Representatives and members of Mpendulo Savings, an NPO that is supported by Jeffreys Bay Wind Farm’s Socio Economic development programme, recently visited the Wind Farm. “Our visit to Jeffreys Bay Wind Farm has been an opportunity for our members to expand their horizons and get a glimpse of how they are connected to the global issue of renewable energy. One of the community members is from an all-youth savings group and we hope she has been inspired to see the renewable sector as a possible future career opportunity,” said Jill Thompson, Director and Founder of Mpendulo Savings.
Thompson added, “Though the wind farm is on our members’ doorstep, the visit is an opportunity that most people haven’t yet had the privilege to make; the visit makes the wind farm more accessible to the community as a whole”.
The NPO, which is committed to strengthening the economic resilience of vulnerable families and marginalised community members through savings groups in the Eastern Cape has been supported by the Wind Farm since 2014. “We put our weight behind this local organisation as they offer valuable financial empowerment programmes to their members, 85% of which are women.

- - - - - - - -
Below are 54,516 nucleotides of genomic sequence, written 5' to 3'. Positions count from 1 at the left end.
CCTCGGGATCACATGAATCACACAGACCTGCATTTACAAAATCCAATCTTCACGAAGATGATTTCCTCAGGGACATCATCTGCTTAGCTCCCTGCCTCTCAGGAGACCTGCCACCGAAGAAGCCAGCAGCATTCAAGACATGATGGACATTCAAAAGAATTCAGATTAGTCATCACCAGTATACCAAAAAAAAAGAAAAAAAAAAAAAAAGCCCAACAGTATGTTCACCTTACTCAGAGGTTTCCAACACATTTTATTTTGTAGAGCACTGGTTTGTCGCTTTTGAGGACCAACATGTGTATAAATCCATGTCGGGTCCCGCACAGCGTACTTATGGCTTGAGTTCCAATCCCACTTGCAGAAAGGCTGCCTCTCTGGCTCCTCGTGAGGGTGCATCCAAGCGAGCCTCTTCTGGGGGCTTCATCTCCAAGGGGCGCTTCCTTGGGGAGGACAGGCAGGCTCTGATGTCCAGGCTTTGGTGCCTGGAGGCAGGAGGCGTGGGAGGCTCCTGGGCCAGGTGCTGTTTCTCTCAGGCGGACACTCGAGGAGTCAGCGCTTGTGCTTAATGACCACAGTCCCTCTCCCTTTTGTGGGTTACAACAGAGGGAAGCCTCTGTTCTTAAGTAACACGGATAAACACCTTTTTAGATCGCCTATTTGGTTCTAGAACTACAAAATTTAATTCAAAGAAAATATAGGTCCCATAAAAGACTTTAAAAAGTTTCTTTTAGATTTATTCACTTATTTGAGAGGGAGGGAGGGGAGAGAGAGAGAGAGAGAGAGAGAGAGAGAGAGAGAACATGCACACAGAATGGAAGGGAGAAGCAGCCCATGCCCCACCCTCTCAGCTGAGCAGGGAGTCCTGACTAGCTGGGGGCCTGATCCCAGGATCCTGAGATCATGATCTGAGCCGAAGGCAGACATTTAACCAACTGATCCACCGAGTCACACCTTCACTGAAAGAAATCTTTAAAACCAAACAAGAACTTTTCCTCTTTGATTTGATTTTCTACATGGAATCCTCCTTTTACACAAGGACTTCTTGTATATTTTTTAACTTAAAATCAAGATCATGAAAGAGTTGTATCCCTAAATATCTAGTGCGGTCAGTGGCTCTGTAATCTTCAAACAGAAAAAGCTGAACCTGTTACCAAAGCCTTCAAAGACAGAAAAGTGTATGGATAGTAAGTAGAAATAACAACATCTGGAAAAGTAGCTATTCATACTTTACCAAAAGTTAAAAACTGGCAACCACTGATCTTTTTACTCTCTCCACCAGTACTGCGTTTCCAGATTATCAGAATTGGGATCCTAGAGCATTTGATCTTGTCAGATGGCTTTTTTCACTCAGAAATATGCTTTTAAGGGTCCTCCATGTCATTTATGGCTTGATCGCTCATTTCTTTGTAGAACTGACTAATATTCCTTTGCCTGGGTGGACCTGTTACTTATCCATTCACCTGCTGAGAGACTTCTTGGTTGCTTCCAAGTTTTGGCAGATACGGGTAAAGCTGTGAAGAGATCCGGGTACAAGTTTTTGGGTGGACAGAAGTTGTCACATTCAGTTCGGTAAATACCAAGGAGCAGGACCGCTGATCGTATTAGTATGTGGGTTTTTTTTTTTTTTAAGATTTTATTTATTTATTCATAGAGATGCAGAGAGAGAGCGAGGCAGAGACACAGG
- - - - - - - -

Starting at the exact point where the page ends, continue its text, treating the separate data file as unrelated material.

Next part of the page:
The organisation launched in 2009, when a group of community members got together to address the impact of household poverty, which they believed was a major contributing factor to crime, children’s vulnerability and family instability. To-date, Jeffreys Bay Wind Farm has contributed over R810 970 to Mpendulo Savings. The donation forms part of their socio-economic development programme which impacts positively on the communities in Humansdorp, Hankey and Patensie areas.
The NPO has over 2000 members and has been successful in helping its’ members to gain economic independence, avoiding debt and providing access to small loans with which to start small businesses. The core business revolves around modernizing the traditional South African stokvel (rotating savings and credit association) as a way to enhance profitability of micro businesses whilst minimizing risk to the household; provide an opportunity to build savings; relieve pressure on the family when crises occur by creating a savings safety net; improve, maintain or diversify income flows; avoid irreversible coping strategies that destroy future income earning capacity; help members get out of debt and avoid informal money lenders; improve household budgets; enable vulnerable families to accumulate household assets and to build social capital within communities where there are weak bonds, thus creating a social safety net.